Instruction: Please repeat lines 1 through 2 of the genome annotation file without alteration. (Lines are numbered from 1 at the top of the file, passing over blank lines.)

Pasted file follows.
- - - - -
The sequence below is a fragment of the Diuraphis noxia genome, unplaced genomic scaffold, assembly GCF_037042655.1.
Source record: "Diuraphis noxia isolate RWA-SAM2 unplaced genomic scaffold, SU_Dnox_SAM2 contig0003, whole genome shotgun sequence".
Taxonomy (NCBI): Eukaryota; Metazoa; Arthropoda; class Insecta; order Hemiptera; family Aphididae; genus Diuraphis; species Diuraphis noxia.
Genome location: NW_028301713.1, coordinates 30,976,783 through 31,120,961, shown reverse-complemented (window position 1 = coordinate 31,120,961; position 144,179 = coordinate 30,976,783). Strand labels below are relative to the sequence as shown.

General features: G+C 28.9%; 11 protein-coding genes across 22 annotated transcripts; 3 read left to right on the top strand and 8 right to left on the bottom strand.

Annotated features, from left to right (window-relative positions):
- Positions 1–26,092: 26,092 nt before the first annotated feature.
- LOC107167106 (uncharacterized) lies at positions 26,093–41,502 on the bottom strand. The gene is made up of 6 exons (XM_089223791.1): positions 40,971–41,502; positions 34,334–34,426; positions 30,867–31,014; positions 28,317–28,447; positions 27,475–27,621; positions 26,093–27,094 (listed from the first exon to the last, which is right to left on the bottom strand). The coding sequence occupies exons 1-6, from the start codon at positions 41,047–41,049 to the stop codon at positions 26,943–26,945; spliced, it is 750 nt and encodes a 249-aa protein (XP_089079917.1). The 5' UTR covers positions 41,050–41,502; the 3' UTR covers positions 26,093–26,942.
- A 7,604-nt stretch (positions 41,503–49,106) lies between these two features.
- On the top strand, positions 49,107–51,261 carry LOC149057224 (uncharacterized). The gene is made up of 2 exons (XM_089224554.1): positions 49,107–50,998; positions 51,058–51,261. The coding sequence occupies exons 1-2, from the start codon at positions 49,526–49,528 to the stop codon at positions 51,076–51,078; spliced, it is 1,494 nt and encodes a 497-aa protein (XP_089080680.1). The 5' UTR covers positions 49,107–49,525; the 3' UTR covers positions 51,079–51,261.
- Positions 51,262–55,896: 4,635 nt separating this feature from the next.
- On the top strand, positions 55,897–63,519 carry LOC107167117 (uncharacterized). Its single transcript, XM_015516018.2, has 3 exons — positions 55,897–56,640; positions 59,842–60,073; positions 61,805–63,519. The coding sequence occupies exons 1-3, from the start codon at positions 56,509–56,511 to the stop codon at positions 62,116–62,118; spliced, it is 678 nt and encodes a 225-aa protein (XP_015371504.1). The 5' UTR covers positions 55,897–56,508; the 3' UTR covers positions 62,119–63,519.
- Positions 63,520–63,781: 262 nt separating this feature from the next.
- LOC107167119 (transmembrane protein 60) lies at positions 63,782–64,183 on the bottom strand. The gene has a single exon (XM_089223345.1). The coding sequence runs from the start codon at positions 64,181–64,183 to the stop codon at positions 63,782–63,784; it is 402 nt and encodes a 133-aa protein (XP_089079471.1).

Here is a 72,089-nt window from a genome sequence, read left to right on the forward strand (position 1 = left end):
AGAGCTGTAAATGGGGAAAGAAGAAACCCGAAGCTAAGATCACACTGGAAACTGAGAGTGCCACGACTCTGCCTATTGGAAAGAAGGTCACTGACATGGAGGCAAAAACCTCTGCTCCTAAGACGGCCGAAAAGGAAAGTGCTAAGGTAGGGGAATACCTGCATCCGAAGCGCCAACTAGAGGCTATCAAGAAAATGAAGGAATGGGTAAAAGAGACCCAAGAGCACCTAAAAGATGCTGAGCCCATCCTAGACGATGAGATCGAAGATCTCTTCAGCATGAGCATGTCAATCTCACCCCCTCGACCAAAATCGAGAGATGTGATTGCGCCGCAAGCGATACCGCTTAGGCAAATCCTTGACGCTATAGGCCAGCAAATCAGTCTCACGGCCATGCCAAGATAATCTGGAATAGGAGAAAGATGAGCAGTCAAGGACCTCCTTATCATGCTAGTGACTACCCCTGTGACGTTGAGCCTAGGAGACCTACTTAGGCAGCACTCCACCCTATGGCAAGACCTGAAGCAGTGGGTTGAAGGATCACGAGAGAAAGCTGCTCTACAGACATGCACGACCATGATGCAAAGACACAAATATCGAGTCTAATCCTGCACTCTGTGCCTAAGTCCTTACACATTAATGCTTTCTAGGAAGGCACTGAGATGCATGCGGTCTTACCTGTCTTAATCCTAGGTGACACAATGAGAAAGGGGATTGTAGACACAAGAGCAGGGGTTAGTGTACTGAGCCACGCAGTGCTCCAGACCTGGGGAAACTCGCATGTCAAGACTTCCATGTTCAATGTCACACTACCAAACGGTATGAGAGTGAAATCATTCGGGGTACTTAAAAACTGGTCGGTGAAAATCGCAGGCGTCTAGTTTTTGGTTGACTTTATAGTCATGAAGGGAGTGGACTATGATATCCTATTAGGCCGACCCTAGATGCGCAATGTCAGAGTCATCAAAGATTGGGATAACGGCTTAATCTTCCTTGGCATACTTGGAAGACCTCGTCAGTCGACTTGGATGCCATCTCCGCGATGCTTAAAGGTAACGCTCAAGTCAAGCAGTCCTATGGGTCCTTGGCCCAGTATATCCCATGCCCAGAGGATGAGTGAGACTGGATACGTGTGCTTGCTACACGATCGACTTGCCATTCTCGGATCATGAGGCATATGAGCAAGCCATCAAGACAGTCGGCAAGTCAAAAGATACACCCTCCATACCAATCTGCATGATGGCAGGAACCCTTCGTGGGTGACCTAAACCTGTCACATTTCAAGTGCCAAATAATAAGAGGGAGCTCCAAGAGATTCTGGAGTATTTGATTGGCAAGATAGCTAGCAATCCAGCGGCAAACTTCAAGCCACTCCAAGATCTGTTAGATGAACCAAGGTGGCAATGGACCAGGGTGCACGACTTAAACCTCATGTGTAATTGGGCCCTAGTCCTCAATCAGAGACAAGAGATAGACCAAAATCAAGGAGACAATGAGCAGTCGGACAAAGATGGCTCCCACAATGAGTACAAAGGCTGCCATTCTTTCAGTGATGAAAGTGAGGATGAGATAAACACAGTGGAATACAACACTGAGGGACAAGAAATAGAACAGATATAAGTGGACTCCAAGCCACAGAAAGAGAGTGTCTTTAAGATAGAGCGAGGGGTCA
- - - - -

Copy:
The sequence below is a fragment of the Diuraphis noxia genome, unplaced genomic scaffold, assembly GCF_037042655.1.
Source record: "Diuraphis noxia isolate RWA-SAM2 unplaced genomic scaffold, SU_Dnox_SAM2 contig0003, whole genome shotgun sequence".